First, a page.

Shares of hospital giant HCA are rebounding after investors digested their disappointment with the chain’s conservative outlook on healthcare reform for the remainder of the year.HCA shares dropped about 7% Wednesday after the company’s earnings call when executives implied that some of the early benefit from treating a greater number of insured patients may have hit its peak.

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Oscar’s California entrance might show whether insurer can transform industry

Oscar Insurance Corp’s decision to enter the California health insurance exchange may provide clues to whether the highly touted, upstart insurer actually provides breakthrough innovation that can turn the insurance industry on its head or if it just boasts smart and shiny marketing techniques, reported California Healthline.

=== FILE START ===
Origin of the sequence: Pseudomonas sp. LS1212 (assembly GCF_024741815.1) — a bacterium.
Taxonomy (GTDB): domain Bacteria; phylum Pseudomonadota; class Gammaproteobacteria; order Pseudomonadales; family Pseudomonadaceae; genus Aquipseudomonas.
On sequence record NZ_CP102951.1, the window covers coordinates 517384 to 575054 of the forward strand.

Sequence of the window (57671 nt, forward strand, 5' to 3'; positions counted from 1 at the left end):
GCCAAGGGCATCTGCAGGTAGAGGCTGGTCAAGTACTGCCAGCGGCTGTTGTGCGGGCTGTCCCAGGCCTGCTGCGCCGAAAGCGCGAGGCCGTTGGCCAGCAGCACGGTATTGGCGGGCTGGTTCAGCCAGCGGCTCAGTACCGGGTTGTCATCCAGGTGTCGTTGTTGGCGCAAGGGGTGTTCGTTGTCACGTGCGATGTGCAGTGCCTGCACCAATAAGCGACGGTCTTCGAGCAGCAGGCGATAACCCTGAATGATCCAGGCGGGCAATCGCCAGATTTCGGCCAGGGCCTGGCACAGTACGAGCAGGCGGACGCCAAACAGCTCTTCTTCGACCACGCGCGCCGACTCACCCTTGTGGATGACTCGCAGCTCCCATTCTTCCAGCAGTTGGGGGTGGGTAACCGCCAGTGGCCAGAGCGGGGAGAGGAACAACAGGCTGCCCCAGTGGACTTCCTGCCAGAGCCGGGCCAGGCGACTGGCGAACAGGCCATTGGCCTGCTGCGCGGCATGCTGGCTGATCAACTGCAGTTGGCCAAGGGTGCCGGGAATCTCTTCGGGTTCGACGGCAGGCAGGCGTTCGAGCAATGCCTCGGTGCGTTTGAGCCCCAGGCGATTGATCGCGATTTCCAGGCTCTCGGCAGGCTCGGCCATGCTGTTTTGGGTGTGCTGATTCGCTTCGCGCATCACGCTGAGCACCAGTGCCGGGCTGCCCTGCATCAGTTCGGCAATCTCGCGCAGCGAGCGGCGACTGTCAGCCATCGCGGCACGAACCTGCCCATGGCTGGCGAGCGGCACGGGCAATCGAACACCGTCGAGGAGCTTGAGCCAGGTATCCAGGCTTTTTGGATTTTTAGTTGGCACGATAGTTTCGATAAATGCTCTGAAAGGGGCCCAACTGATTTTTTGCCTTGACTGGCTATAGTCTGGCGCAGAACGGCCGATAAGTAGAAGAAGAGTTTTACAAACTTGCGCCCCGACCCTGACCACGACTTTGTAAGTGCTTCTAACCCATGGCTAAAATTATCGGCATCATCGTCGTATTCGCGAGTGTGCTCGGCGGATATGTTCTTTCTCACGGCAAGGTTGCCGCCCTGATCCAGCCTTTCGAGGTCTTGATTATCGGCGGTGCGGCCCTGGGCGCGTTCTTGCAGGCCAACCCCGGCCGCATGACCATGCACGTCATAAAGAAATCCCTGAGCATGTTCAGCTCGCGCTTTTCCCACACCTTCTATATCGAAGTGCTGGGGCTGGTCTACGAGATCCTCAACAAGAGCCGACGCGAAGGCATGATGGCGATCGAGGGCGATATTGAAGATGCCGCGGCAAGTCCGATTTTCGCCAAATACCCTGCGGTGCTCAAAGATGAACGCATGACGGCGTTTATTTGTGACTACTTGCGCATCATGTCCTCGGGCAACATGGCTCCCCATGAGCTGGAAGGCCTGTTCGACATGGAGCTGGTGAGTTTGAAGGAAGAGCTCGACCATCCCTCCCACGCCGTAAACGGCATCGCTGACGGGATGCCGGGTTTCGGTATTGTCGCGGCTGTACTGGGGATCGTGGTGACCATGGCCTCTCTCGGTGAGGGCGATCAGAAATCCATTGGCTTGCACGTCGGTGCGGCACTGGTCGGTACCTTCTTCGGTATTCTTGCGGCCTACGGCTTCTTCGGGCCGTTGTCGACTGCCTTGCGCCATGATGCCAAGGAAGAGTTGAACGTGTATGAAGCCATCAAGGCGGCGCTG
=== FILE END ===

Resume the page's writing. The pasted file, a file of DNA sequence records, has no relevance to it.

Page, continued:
This fall, the New York-based insurer will be competing against longstanding, big-name insurers like Anthem Blue Cross, Blue Shield of California, Health Net and Kaiser Permanente, which have a 94 percent control of the exchange market.

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U.S. hospitals urge DOJ antitrust probe of Anthem-Cigna deal
Yahoo! News

U.S. hospitals urged antitrust regulators this week to consider whether health insurer Anthem Inc’s planned acquisition of rival Cigna Corp would boost healthcare costs. In a letter to the Department of Justice, the hospital industry’s largest lobbying group said combining the No. 1 and No. 5 health insurers threatens to reduce competition in 817 geographic markets serving 45 million consumers.